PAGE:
The Battle of Jutland 1916, softback edition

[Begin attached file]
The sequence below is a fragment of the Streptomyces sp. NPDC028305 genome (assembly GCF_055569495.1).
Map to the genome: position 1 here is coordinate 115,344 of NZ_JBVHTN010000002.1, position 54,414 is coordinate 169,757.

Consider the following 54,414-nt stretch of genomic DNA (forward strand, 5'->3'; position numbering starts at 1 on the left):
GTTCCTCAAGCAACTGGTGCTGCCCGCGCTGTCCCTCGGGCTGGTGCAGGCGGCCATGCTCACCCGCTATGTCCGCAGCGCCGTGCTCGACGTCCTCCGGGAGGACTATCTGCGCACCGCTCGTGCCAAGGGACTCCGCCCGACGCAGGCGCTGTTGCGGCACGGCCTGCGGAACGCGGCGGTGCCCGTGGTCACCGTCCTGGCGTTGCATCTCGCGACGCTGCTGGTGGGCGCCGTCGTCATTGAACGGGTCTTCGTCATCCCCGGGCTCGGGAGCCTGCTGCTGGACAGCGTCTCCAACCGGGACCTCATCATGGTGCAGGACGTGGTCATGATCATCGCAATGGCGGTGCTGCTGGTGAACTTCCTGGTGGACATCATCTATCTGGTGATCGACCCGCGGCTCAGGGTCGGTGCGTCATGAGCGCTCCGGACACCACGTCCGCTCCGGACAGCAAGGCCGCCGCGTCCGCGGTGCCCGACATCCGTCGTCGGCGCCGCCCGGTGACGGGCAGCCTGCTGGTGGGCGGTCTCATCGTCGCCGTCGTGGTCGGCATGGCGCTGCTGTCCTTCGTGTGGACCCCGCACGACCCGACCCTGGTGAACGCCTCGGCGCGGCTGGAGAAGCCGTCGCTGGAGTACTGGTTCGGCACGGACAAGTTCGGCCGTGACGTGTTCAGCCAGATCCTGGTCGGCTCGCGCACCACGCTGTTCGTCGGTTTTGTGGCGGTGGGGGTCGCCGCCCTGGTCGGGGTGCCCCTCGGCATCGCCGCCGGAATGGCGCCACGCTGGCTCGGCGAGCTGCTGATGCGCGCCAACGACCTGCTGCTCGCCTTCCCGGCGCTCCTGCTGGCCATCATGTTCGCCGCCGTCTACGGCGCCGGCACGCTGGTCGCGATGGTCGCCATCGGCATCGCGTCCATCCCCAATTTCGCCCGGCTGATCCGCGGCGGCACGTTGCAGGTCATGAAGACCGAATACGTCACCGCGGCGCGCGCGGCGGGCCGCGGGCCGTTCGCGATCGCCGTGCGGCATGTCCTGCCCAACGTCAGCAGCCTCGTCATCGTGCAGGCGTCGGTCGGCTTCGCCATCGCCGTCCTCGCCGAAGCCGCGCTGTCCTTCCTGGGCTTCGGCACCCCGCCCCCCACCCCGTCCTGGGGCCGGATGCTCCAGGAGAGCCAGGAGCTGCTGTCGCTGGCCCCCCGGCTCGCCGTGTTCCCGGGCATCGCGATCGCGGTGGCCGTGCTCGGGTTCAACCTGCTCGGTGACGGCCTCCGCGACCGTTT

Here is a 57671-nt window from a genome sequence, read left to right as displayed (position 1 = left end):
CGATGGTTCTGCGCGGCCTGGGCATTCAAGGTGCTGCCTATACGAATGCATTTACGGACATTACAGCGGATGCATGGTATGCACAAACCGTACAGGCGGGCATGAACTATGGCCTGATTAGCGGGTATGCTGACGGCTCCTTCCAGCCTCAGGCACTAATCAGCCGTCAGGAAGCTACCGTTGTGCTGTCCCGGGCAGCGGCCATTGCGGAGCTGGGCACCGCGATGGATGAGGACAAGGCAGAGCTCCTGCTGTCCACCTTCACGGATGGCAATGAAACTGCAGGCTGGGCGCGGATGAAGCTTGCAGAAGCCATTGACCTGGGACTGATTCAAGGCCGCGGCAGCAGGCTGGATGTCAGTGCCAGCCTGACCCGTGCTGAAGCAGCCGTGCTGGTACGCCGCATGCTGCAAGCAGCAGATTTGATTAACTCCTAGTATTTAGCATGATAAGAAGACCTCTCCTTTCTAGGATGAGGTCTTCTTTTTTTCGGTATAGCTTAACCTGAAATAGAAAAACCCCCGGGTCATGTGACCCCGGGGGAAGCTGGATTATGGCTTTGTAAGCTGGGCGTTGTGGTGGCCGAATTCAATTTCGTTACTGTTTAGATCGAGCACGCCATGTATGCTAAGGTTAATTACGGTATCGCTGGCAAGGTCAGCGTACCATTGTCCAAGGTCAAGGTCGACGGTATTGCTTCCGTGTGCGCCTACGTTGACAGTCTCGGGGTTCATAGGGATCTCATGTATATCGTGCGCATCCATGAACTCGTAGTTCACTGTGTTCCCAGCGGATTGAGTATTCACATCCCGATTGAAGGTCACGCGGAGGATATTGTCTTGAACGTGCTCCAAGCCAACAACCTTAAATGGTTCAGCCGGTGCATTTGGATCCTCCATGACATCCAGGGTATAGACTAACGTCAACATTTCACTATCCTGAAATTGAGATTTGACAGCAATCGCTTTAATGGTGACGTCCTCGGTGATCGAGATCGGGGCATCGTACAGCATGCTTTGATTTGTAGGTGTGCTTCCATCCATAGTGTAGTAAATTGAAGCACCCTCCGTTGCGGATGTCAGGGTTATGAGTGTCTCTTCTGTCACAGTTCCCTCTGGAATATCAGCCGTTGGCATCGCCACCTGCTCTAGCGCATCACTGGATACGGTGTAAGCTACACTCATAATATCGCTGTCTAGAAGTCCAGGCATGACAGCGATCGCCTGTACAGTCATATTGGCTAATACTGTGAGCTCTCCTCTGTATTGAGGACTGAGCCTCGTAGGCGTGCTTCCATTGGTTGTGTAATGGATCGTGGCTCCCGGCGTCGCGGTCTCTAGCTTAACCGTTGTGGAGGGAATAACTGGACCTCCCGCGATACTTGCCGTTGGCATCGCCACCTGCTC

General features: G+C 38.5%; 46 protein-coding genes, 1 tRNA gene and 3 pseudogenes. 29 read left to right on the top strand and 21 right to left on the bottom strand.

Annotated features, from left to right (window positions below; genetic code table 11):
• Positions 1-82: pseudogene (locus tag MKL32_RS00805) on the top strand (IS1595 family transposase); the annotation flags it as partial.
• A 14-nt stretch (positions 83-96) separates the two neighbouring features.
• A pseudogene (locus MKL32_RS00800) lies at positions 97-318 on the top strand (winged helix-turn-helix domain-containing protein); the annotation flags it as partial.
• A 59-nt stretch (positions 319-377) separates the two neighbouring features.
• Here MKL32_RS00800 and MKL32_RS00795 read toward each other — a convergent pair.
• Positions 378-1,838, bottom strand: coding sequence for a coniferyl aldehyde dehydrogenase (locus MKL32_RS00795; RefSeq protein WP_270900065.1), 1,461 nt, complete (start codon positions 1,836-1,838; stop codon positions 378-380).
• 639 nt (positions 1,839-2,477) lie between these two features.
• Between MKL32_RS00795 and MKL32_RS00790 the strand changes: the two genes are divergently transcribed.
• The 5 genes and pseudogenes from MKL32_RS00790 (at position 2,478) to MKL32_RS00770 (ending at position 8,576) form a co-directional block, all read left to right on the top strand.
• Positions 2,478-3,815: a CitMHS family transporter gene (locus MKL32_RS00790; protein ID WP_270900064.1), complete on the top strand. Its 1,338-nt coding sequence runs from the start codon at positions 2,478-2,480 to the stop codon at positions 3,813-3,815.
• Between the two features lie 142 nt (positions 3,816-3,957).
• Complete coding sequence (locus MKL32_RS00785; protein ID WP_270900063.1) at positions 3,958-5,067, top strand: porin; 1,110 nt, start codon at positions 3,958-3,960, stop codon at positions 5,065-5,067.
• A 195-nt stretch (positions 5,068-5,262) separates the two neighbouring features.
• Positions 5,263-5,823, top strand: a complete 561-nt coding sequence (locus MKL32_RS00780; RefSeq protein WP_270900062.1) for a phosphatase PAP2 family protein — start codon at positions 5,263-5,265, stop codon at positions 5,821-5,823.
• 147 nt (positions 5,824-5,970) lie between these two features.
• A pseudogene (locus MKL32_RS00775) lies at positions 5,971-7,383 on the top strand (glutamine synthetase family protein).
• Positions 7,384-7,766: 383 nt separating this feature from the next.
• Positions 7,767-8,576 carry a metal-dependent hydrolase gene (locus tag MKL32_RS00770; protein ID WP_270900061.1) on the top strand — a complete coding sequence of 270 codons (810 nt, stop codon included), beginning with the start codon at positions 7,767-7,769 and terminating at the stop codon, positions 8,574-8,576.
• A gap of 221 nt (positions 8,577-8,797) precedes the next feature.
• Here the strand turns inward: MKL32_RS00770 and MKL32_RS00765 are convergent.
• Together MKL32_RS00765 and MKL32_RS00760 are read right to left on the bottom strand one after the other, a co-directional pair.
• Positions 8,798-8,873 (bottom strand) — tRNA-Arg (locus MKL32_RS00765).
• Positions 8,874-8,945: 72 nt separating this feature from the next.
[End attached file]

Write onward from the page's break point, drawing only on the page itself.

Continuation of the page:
This is a revised edition of the original hardback from the same author. The Battle of Jutland has long been a controversial subject with both sides claiming victory. As with any battle, it is a collection of contradictory threads, mistakes, missed opportunity, luck, faulty equipment, great bravery, and much more. The 1914-18 War deeply marked Europe and was the natural consequence of a young union of German States wanting to expand its influence and dominance internationally. The British Empire stood in the path of those ambitions. The initiative was with the aggressor as it usually is. Great Britain was its Royal Navy and victory required the denial to the enemy of the field. In that respect, Jutland was a victory for the Royal Navy because the enemy was forced back to port never to venture forth again. German naval tactics had to change and that meant the submarine became their main weapon, eventually forcing the United States into the War on Britain’s side, contributing men and resources to the land battle at the point where it tipped the balance of war against Germany. Jutland can therefore be regarded as both a tactical and strategic victory for the Royal Navy, but a victory that was not without cost. The battle exposed a series of shortcomings, particularly in training and command

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